Budget has two faces
Indian Express, 5th March 2013
How a Congress-friendly budget also addresses the markets
Initial reactions to the Union budget, 2013-14, were based on an analysis of numbers as Finance Minister P. Chidambaram chose to represent them in his budget speech. The budget was seen as a tax and spend document - expenditure on the Congress's pet projects was increased, to be financed by higher taxes on the super rich. The budget was mostly in line with the Congress's politics of the last ten years. It was pro-rural poor and anti-rich.
The disappointment that followed was mainly due to expectations from Chidambaram, who was seen as more market-friendly than the rest of his party but had failed to present a budget that pushed investment and helped growth, or to defy the party line. Arguably, the budget was not more market friendly than that which could have been presented by any other Congress minister.
There seem to be two issues here. First, shouldn't it have been expected that the last budget before the elections would be one that represented Congress ideology? In the last ten years, the Congress has not portrayed itself as pro-business or even pro-market. It is only when the economy started slipping into a bottomless hole that the party brought in its most competent and most market-friendly cabinet minister to take charge. Chidambaram's job was to convey to the markets that it was not a complete return to the days of the licence-permit raj. But to expect that the Congress was ready to give up its agenda of welfare programmes, or the pro-poor, anti-rich image it has been trying to build, was perhaps unrealistic.
As a consequence, the budget essentially had to be a tight-rope walk between the instincts of the Congress and the needs of a government rapidly losing the confidence of industry, foreign investors and credit-rating agencies.
The second issue concerns the message of the budget speech. The reaction to the speech was perhaps what the finance minister calculated it would be. The budget would be seen as pro-rural poor and anti-rich. After all, in his speech, the minister chose to interpret his budget numbers as he liked. The speech was more Congress-friendly than market-friendly. But the same budget may have been used to convey a very different message - one of moving towards a smaller government and restricted spending on welfare schemes.
For example, in his Congress-friendly speech in Parliament, Chidambaram said: "I have been able to set the budget estimates of total expenditure at Rs 16,65,297 crore and of plan expenditure at Rs 5,55,322 crore."
A market-friendly version of the same numbers would have read: "I propose to allocate Rs 16,65,297 crore for total expenditure, thus raising expenditure by 11 per cent over last year's budget estimates. Since I expect the GDP to grow by 13.5 per cent in nominal terms, this means reducing the size of the government in the total GDP."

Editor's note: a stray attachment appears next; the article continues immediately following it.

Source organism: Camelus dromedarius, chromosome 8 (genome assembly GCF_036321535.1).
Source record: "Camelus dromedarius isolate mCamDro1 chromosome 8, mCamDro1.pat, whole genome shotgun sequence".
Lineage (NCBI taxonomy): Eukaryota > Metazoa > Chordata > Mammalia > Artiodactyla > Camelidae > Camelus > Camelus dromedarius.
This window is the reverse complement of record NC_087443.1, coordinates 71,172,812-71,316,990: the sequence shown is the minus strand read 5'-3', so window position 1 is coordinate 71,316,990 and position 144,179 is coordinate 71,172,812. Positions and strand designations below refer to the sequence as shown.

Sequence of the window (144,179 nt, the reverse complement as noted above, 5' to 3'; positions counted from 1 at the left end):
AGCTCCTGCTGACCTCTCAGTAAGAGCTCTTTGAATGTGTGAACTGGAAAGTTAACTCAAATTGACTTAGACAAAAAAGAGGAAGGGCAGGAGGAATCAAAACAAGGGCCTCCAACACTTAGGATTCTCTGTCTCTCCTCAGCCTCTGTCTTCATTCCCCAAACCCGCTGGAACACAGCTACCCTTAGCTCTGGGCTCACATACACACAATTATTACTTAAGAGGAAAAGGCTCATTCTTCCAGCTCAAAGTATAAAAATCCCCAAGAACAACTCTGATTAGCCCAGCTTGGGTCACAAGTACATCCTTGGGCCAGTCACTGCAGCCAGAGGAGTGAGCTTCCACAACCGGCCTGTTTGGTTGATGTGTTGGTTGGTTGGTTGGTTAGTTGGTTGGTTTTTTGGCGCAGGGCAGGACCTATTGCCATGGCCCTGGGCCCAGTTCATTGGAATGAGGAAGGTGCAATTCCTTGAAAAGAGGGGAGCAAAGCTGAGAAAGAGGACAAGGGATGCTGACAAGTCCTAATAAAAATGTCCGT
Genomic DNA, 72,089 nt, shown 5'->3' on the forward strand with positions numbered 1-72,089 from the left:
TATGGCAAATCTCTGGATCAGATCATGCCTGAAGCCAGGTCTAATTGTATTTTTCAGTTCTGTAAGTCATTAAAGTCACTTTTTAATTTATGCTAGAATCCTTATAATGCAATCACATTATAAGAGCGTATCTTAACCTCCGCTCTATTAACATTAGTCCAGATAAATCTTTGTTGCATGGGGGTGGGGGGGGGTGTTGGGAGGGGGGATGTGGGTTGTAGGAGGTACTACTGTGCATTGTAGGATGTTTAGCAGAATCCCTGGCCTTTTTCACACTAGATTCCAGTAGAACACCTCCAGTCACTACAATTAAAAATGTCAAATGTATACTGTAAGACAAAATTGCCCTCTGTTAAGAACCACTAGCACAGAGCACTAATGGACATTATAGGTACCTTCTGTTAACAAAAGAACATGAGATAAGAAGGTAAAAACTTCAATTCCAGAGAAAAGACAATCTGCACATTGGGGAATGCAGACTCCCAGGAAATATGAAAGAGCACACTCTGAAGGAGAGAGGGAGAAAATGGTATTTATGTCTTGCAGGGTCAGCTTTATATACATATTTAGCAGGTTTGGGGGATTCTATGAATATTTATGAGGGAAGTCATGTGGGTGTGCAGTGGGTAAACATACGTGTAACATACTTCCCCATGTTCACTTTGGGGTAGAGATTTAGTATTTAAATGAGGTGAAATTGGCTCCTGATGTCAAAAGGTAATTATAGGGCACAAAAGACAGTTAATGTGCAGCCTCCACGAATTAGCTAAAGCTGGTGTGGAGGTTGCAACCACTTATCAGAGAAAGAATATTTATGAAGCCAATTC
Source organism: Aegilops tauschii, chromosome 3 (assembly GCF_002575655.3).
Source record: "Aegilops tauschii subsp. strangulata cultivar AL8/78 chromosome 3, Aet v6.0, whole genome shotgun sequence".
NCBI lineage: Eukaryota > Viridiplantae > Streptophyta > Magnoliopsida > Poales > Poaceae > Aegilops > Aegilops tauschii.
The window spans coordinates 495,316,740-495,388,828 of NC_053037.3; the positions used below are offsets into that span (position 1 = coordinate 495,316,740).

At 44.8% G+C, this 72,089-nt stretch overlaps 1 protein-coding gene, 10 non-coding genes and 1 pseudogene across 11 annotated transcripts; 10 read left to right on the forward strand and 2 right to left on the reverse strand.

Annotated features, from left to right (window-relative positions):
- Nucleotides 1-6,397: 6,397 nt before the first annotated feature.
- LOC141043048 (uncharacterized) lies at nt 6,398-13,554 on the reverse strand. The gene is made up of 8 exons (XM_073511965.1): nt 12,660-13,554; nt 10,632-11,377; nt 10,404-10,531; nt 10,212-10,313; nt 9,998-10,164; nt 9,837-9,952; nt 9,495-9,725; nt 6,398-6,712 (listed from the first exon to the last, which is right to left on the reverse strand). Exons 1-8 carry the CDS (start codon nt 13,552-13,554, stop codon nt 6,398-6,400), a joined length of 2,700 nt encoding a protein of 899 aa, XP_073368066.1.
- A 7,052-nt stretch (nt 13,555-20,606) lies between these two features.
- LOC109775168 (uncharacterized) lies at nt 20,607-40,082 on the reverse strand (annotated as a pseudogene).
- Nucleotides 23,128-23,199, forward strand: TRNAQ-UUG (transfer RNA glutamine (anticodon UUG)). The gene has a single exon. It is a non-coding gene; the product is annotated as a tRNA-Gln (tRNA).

Similarly, Chidambaram said: "Hon'ble Members will be happy to know that plan expenditure in 2013-14 will be 29.4 per cent more than the revised estimate of the current year."
A market friendly version of the budget numbers might have read: "Plan expenditure in 2012-13 was budgeted to be Rs 65,000 crore. Owing to the difficult fiscal situation, I propose to allocate only an additional Rs 3,000 crore, or Rs 68,000 crore for planned expenditure in 2013-14. This will mean that the amount budgeted for plan expenditure will shrink in real terms."
Further, in his Congress friendly speech, the finance minister said: "The ministry of rural development steers a number of flagship programmes. We estimate that they will be able to spend Rs 55,000 crore before the end of the current year, and I propose to allocate Rs 80,194 crore in 2013-14, marking an increase of 46 per cent. MGNREGS will get Rs 33,000 crore."
A market friendly version of the same speech might have read: "Last year the ministry of rural development got a budget allocation of Rs 76,000 crore. This year I propose to allocate Rs 80,194 crore, a contraction in real terms. Expenditure on MGNREGS was budgeted to be Rs 33,000 crore in 2012-13. I do not propose to raise the allocation for MGNREGS in 2013-14. This implies almost a 10 per cent reduction in the allocation for MGNREGS in real terms."
This is not to say that the Congress is actually moving towards a smaller size of government. If there has been a contraction compared to what was proposed last year, there has been little change in the long-run growth path of government spending, at roughly 15 per cent.
Similarly, the tax on the super rich might yield less returns in terms of economics and more in terms of politics. The finance minister clearly ignored the advice of the chief economic advisor, who said, "higher and higher tax rates impinge more and more on incentives to undertake taxable activity, while encouraging tax evasion". Higher taxes on luxury goods, a surcharge on corporate income tax and dividend distribution may raise tax revenue in 2013-14, but it is unlikely to facilitate a good tax policy for the country in the long run. That can only come with a simpler tax code, fewer exemptions, increased compliance through a GST and lower taxes discouraging evasion. The increase in non-tax revenue based on spectrum sale and disinvestment may be able to finance the budgeted expenditure next year while keeping the fiscal deficit down, but it will not lay the ground for sustainable fiscal consolidation. The tight-rope walk of a finance minister trying to marry Congress ideology with the need for growth and investment in the economy cannot be a long-term strategy.